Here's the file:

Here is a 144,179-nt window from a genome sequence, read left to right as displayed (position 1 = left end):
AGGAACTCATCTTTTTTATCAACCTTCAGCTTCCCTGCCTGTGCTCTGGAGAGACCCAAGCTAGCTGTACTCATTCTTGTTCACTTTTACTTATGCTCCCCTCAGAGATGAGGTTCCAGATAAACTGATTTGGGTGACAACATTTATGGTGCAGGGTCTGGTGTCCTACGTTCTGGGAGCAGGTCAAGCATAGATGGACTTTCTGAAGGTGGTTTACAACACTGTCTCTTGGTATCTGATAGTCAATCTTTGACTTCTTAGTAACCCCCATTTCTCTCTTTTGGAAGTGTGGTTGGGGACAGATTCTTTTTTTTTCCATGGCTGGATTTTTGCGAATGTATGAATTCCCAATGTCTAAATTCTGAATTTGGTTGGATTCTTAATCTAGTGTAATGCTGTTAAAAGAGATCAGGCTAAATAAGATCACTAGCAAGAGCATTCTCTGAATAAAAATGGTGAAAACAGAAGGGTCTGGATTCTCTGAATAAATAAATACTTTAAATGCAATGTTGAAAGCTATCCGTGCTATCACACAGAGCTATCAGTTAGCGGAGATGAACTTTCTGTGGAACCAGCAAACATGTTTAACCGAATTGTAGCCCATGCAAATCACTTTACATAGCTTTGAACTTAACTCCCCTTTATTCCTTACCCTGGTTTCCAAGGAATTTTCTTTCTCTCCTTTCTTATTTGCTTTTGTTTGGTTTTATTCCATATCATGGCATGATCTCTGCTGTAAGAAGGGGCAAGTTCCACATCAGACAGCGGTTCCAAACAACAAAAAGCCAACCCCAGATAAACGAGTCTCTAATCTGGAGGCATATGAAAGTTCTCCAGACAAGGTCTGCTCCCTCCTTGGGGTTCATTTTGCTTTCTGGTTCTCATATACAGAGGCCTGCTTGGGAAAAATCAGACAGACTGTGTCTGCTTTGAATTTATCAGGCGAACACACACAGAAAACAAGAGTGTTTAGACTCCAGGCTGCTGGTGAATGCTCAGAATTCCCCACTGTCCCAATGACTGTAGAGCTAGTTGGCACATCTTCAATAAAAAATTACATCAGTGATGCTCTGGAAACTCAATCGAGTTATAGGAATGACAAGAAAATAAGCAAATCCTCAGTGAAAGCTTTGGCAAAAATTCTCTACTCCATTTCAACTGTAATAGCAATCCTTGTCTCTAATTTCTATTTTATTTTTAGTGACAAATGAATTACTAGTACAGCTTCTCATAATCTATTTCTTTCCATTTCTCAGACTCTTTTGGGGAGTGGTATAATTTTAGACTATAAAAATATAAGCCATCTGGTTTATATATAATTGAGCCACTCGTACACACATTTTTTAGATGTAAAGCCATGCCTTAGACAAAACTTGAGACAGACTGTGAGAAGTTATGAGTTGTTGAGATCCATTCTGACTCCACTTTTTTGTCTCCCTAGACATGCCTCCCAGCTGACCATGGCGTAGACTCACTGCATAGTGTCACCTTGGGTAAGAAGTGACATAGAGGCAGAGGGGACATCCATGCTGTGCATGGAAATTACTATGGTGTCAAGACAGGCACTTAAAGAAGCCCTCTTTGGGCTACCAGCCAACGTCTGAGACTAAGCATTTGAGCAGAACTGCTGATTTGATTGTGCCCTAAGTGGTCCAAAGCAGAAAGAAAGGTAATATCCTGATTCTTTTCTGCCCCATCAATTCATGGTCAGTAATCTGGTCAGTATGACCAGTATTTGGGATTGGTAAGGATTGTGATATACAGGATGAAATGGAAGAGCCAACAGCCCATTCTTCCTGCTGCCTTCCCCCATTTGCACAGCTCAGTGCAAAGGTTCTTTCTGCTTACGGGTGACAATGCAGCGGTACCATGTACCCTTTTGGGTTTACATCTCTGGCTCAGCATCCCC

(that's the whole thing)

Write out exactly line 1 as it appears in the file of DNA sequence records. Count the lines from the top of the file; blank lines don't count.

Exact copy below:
Here is a 144,179-nt window from a genome sequence, read left to right as displayed (position 1 = left end):